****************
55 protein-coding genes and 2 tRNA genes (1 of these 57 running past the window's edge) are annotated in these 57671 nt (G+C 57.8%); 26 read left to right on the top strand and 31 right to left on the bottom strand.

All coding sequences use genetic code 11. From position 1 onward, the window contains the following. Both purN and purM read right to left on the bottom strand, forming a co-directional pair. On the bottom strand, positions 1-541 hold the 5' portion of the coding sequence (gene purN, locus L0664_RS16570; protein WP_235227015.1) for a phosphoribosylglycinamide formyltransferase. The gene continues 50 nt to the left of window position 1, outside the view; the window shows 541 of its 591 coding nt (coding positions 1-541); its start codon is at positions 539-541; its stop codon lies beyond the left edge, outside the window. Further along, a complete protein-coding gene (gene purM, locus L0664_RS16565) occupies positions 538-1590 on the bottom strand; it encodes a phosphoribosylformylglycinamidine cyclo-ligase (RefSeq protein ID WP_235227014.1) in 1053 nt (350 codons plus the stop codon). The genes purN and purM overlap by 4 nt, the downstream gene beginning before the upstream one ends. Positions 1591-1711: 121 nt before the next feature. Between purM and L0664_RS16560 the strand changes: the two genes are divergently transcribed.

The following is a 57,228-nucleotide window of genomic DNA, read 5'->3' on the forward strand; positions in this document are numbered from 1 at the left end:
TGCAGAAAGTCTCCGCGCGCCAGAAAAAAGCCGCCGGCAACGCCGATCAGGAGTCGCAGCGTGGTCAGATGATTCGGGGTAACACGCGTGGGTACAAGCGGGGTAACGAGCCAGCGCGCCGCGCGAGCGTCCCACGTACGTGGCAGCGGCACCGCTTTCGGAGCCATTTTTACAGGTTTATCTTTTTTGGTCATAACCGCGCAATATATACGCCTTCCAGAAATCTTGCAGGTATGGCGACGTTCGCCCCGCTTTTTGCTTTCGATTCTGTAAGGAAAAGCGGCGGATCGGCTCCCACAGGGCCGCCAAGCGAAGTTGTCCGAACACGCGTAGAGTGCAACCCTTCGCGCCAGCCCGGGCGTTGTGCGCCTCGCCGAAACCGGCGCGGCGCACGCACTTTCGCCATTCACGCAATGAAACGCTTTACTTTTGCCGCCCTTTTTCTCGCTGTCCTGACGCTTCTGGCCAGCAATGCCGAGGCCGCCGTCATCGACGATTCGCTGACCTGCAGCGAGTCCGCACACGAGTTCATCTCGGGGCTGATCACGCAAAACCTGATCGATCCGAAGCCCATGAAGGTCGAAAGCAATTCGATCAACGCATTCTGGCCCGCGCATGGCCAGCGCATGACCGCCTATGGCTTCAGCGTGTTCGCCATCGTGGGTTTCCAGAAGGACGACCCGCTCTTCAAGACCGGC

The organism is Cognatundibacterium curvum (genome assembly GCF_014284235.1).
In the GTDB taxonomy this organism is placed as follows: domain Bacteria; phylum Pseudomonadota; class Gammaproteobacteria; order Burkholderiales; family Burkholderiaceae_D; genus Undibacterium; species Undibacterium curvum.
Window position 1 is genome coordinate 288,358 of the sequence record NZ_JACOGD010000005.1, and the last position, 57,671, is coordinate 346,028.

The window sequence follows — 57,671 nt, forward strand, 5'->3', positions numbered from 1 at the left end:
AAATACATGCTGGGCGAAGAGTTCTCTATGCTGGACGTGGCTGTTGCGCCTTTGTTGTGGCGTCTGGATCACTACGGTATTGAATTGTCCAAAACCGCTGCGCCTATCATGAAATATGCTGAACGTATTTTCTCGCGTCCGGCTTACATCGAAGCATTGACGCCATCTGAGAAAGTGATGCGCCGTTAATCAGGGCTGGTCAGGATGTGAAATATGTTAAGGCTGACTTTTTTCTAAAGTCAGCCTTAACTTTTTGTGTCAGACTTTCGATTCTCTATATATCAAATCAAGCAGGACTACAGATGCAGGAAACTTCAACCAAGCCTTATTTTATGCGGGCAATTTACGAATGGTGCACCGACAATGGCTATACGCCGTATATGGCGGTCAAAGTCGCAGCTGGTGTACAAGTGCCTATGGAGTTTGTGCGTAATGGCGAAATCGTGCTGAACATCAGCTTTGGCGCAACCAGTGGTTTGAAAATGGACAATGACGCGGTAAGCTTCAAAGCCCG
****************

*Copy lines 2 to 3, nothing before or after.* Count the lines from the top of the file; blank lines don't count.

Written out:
All coding sequences use genetic code 11. From position 1 onward, the window contains the following. Both purN and purM read right to left on the bottom strand, forming a co-directional pair. On the bottom strand, positions 1-541 hold the 5' portion of the coding sequence (gene purN, locus L0664_RS16570; protein WP_235227015.1) for a phosphoribosylglycinamide formyltransferase. The gene continues 50 nt to the left of window position 1, outside the view; the window shows 541 of its 591 coding nt (coding positions 1-541); its start codon is at positions 539-541; its stop codon lies beyond the left edge, outside the window. Further along, a complete protein-coding gene (gene purM, locus L0664_RS16565) occupies positions 538-1590 on the bottom strand; it encodes a phosphoribosylformylglycinamidine cyclo-ligase (RefSeq protein ID WP_235227014.1) in 1053 nt (350 codons plus the stop codon). The genes purN and purM overlap by 4 nt, the downstream gene beginning before the upstream one ends. Positions 1591-1711: 121 nt before the next feature. Between purM and L0664_RS16560 the strand changes: the two genes are divergently transcribed.

The following is a 57,228-nucleotide window of genomic DNA, read 5'->3' on the forward strand; positions in this document are numbered from 1 at the left end: